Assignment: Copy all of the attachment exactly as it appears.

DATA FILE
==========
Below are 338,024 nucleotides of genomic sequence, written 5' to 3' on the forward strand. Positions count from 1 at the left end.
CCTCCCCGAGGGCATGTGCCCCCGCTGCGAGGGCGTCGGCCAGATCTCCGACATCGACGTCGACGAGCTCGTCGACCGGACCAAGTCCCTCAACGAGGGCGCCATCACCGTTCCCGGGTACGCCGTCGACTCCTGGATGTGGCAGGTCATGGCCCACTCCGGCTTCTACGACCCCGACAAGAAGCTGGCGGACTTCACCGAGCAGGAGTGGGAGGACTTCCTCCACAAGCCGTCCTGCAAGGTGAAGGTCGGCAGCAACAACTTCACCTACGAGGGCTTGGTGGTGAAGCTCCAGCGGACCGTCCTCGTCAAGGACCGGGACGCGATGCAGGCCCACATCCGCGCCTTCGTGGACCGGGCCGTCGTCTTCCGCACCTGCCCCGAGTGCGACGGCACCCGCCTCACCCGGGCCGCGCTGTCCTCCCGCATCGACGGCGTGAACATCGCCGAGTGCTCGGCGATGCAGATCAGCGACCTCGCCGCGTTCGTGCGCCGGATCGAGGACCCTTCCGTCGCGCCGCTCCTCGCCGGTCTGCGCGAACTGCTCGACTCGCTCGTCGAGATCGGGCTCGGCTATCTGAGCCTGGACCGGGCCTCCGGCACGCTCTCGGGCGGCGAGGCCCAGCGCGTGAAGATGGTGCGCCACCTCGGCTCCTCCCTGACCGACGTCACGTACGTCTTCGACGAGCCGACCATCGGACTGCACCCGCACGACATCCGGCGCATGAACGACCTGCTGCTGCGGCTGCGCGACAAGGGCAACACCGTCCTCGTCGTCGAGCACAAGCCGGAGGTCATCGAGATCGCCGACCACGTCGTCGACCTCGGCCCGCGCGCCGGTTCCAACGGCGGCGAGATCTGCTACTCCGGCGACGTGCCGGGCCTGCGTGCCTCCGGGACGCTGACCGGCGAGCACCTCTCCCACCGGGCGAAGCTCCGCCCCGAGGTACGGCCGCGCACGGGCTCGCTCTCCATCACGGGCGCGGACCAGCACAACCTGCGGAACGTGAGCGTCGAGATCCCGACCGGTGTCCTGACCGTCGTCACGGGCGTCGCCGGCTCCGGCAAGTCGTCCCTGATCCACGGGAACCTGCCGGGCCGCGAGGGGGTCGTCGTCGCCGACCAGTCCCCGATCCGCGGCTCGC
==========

Below are 338,024 nucleotides of genomic sequence, written 5' to 3' on the forward strand. Positions count from 1 at the left end.
CCTCCCCGAGGGCATGTGCCCCCGCTGCGAGGGCGTCGGCCAGATCTCCGACATCGACGTCGACGAGCTCGTCGACCGGACCAAGTCCCTCAACGAGGGCGCCATCACCGTTCCCGGGTACGCCGTCGACTCCTGGATGTGGCAGGTCATGGCCCACTCCGGCTTCTACGACCCCGACAAGAAGCTGGCGGACTTCACCGAGCAGGAGTGGGAGGACTTCCTCCACAAGCCGTCCTGCAAGGTGAAGGTCGGCAGCAACAACTTCACCTACGAGGGCTTGGTGGTGAAGCTCCAGCGGACCGTCCTCGTCAAGGACCGGGACGCGATGCAGGCCCACATCCGCGCCTTCGTGGACCGGGCCGTCGTCTTCCGCACCTGCCCCGAGTGCGACGGCACCCGCCTCACCCGGGCCGCGCTGTCCTCCCGCATCGACGGCGTGAACATCGCCGAGTGCTCGGCGATGCAGATCAGCGACCTCGCCGCGTTCGTGCGCCGGATCGAGGACCCTTCCGTCGCGCCGCTCCTCGCCGGTCTGCGCGAACTGCTCGACTCGCTCGTCGAGATCGGGCTCGGCTATCTGAGCCTGGACCGGGCCTCCGGCACGCTCTCGGGCGGCGAGGCCCAGCGCGTGAAGATGGTGCGCCACCTCGGCTCCTCCCTGACCGACGTCACGTACGTCTTCGACGAGCCGACCATCGGACTGCACCCGCACGACATCCGGCGCATGAACGACCTGCTGCTGCGGCTGCGCGACAAGGGCAACACCGTCCTCGTCGTCGAGCACAAGCCGGAGGTCATCGAGATCGCCGACCACGTCGTCGACCTCGGCCCGCGCGCCGGTTCCAACGGCGGCGAGATCTGCTACTCCGGCGACGTGCCGGGCCTGCGTGCCTCCGGGACGCTGACCGGCGAGCACCTCTCCCACCGGGCGAAGCTCCGCCCCGAGGTACGGCCGCGCACGGGCTCGCTCTCCATCACGGGCGCGGACCAGCACAACCTGCGGAACGTGAGCGTCGAGATCCCGACCGGTGTCCTGACCGTCGTCACGGGCGTCGCCGGCTCCGGCAAGTCGTCCCTGATCCACGGGAACCTGCCGGGCCGCGAGGGGGTCGTCGTCGCCGACCAGTCCCCGATCCGCGGCTCGC